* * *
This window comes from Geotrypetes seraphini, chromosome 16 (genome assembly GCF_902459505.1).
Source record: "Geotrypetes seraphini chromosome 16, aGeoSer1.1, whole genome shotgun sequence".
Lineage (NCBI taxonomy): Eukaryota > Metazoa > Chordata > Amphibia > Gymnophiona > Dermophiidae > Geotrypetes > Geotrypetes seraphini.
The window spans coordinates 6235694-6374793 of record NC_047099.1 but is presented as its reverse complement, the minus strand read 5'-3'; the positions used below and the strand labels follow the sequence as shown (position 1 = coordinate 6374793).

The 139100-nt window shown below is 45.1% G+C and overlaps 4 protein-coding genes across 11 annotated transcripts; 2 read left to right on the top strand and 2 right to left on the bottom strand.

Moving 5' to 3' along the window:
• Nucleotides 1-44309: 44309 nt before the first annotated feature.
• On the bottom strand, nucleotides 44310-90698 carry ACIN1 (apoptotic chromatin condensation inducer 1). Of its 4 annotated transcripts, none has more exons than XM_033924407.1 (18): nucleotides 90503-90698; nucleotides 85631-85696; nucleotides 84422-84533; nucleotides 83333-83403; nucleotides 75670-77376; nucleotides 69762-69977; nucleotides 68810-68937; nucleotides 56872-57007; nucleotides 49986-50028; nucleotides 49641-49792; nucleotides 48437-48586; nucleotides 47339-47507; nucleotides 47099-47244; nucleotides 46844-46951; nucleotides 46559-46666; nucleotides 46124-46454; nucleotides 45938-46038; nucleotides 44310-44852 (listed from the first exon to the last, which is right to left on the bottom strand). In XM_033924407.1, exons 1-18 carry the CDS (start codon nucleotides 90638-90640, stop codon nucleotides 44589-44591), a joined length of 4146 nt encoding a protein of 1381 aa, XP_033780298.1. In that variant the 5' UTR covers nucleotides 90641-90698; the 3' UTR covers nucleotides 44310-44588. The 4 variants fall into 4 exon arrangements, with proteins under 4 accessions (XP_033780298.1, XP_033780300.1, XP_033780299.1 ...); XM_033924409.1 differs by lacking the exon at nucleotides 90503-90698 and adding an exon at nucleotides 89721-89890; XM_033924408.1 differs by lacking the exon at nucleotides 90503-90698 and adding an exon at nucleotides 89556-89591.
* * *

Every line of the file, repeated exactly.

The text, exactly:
This window comes from Geotrypetes seraphini, chromosome 16 (genome assembly GCF_902459505.1).
Source record: "Geotrypetes seraphini chromosome 16, aGeoSer1.1, whole genome shotgun sequence".
Lineage (NCBI taxonomy): Eukaryota > Metazoa > Chordata > Amphibia > Gymnophiona > Dermophiidae > Geotrypetes > Geotrypetes seraphini.
The window spans coordinates 6235694-6374793 of record NC_047099.1 but is presented as its reverse complement, the minus strand read 5'-3'; the positions used below and the strand labels follow the sequence as shown (position 1 = coordinate 6374793).

The 139100-nt window shown below is 45.1% G+C and overlaps 4 protein-coding genes across 11 annotated transcripts; 2 read left to right on the top strand and 2 right to left on the bottom strand.

Moving 5' to 3' along the window:
• Nucleotides 1-44309: 44309 nt before the first annotated feature.
• On the bottom strand, nucleotides 44310-90698 carry ACIN1 (apoptotic chromatin condensation inducer 1). Of its 4 annotated transcripts, none has more exons than XM_033924407.1 (18): nucleotides 90503-90698; nucleotides 85631-85696; nucleotides 84422-84533; nucleotides 83333-83403; nucleotides 75670-77376; nucleotides 69762-69977; nucleotides 68810-68937; nucleotides 56872-57007; nucleotides 49986-50028; nucleotides 49641-49792; nucleotides 48437-48586; nucleotides 47339-47507; nucleotides 47099-47244; nucleotides 46844-46951; nucleotides 46559-46666; nucleotides 46124-46454; nucleotides 45938-46038; nucleotides 44310-44852 (listed from the first exon to the last, which is right to left on the bottom strand). In XM_033924407.1, exons 1-18 carry the CDS (start codon nucleotides 90638-90640, stop codon nucleotides 44589-44591), a joined length of 4146 nt encoding a protein of 1381 aa, XP_033780298.1. In that variant the 5' UTR covers nucleotides 90641-90698; the 3' UTR covers nucleotides 44310-44588. The 4 variants fall into 4 exon arrangements, with proteins under 4 accessions (XP_033780298.1, XP_033780300.1, XP_033780299.1 ...); XM_033924409.1 differs by lacking the exon at nucleotides 90503-90698 and adding an exon at nucleotides 89721-89890; XM_033924408.1 differs by lacking the exon at nucleotides 90503-90698 and adding an exon at nucleotides 89556-89591.